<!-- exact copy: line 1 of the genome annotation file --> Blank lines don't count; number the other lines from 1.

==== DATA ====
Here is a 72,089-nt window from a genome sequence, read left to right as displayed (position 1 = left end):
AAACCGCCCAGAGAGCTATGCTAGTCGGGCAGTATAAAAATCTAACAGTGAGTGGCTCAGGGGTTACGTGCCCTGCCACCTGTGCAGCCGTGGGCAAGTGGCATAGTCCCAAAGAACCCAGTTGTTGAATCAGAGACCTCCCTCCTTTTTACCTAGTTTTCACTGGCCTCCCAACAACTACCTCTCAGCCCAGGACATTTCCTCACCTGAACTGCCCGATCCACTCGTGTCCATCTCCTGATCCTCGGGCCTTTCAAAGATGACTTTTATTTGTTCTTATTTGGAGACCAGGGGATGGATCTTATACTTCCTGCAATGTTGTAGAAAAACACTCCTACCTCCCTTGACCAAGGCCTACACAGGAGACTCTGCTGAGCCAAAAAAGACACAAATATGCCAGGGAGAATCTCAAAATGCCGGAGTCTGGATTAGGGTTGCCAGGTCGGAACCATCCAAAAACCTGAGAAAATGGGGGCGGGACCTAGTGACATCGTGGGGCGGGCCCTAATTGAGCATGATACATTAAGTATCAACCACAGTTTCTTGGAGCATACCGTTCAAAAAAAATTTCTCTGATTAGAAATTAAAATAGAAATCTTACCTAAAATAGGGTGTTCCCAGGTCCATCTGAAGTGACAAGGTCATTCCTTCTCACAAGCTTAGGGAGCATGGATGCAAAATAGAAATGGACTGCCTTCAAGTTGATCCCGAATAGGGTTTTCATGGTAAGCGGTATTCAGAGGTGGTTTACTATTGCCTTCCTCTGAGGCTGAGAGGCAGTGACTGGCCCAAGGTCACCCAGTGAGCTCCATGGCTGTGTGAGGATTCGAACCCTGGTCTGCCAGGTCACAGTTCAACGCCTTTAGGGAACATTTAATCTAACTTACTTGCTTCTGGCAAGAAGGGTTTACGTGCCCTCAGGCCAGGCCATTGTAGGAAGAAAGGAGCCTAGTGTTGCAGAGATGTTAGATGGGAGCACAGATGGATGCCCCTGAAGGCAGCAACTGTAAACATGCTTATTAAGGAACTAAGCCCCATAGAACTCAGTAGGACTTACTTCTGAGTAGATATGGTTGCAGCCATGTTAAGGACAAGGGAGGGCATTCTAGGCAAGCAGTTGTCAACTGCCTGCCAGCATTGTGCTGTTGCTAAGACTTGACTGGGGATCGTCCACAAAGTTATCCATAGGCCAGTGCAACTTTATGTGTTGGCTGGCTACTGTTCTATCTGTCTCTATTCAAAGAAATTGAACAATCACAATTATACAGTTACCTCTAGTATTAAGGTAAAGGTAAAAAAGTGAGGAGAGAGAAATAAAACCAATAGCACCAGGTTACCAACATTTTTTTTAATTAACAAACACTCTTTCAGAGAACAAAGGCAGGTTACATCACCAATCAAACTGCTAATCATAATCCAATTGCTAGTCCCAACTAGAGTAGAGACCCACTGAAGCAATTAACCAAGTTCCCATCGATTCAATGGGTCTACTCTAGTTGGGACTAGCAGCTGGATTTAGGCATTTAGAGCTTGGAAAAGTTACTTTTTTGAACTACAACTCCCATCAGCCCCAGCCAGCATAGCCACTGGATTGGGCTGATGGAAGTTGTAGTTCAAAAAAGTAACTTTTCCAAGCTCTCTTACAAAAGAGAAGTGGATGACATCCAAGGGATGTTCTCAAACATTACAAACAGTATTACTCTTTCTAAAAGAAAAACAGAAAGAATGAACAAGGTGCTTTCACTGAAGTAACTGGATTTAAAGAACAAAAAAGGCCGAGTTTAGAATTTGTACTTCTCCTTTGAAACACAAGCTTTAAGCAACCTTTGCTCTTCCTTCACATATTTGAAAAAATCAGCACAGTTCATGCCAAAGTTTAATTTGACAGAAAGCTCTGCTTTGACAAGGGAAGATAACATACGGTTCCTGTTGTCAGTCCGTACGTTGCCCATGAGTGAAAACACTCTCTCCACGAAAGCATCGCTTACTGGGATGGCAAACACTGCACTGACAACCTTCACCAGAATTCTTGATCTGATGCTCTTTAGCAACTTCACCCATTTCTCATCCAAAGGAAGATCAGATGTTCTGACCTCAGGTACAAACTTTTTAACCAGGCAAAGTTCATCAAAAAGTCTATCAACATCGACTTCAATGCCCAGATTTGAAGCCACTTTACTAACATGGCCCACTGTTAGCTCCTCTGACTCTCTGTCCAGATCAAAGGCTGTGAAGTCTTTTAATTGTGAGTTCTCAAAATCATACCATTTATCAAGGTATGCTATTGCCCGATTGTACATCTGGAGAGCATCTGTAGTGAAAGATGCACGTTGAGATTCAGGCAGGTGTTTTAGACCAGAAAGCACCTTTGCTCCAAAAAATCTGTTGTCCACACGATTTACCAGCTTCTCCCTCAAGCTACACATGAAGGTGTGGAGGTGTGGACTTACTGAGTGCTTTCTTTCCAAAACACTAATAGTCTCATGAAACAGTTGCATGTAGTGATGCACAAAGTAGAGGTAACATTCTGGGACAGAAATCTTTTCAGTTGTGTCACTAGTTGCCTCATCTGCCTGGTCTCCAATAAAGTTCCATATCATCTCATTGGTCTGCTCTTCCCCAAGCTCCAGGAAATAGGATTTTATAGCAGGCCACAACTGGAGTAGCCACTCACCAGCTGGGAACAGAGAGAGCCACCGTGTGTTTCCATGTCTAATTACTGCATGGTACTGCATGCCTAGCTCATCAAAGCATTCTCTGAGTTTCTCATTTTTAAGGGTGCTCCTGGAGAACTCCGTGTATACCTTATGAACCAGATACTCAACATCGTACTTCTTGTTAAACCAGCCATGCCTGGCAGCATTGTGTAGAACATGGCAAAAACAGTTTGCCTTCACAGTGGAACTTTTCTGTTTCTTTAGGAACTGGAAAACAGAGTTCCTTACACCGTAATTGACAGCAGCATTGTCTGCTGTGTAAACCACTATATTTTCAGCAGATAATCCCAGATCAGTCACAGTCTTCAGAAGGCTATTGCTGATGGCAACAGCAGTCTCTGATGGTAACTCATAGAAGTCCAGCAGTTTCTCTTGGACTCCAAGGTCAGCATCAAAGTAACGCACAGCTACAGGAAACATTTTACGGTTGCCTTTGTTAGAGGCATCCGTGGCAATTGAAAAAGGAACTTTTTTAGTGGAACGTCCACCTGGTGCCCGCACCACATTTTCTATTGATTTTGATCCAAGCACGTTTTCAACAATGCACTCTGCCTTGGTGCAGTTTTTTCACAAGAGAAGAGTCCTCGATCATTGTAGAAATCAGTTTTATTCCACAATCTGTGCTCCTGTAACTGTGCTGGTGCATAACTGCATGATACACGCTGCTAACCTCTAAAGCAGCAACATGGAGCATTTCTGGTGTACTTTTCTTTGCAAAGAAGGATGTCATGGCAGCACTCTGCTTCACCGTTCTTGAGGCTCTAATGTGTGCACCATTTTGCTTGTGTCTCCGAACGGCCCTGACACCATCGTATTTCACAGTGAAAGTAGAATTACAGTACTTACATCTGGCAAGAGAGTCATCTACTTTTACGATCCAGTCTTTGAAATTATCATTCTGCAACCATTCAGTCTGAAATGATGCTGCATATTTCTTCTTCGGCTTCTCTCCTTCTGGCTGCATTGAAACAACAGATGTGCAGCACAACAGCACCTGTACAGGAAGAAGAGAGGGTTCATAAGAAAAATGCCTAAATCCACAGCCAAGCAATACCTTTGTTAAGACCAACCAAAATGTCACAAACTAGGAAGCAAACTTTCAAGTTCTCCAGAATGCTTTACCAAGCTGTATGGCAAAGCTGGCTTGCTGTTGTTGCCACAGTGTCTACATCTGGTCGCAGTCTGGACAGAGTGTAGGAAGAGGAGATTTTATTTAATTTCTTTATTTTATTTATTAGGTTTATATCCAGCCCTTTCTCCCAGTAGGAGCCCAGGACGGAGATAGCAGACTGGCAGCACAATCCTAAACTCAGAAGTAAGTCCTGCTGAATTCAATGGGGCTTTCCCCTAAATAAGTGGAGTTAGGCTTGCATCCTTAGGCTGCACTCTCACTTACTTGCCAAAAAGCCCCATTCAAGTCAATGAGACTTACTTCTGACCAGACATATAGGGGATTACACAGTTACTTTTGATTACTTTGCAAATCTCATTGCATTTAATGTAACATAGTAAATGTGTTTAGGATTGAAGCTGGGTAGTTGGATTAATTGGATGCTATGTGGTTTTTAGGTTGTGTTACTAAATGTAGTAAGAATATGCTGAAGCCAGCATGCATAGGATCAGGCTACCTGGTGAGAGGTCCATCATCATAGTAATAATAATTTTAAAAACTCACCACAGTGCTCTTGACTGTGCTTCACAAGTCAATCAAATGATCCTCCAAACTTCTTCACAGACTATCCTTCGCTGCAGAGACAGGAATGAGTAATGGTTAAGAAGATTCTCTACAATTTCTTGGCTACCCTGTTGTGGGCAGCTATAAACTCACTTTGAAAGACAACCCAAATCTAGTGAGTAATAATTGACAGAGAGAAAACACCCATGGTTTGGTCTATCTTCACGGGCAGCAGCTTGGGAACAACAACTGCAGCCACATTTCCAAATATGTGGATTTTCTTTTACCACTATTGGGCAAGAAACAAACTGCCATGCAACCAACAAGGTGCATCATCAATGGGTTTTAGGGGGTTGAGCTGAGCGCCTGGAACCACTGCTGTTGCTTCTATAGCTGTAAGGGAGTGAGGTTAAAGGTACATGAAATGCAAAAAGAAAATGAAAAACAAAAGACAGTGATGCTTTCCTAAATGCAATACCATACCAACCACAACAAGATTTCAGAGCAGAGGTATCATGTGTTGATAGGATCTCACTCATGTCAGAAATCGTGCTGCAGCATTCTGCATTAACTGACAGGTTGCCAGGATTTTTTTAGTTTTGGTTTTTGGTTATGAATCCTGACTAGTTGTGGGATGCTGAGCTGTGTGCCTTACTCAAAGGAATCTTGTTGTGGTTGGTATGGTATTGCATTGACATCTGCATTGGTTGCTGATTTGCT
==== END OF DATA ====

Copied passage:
Here is a 72,089-nt window from a genome sequence, read left to right as displayed (position 1 = left end):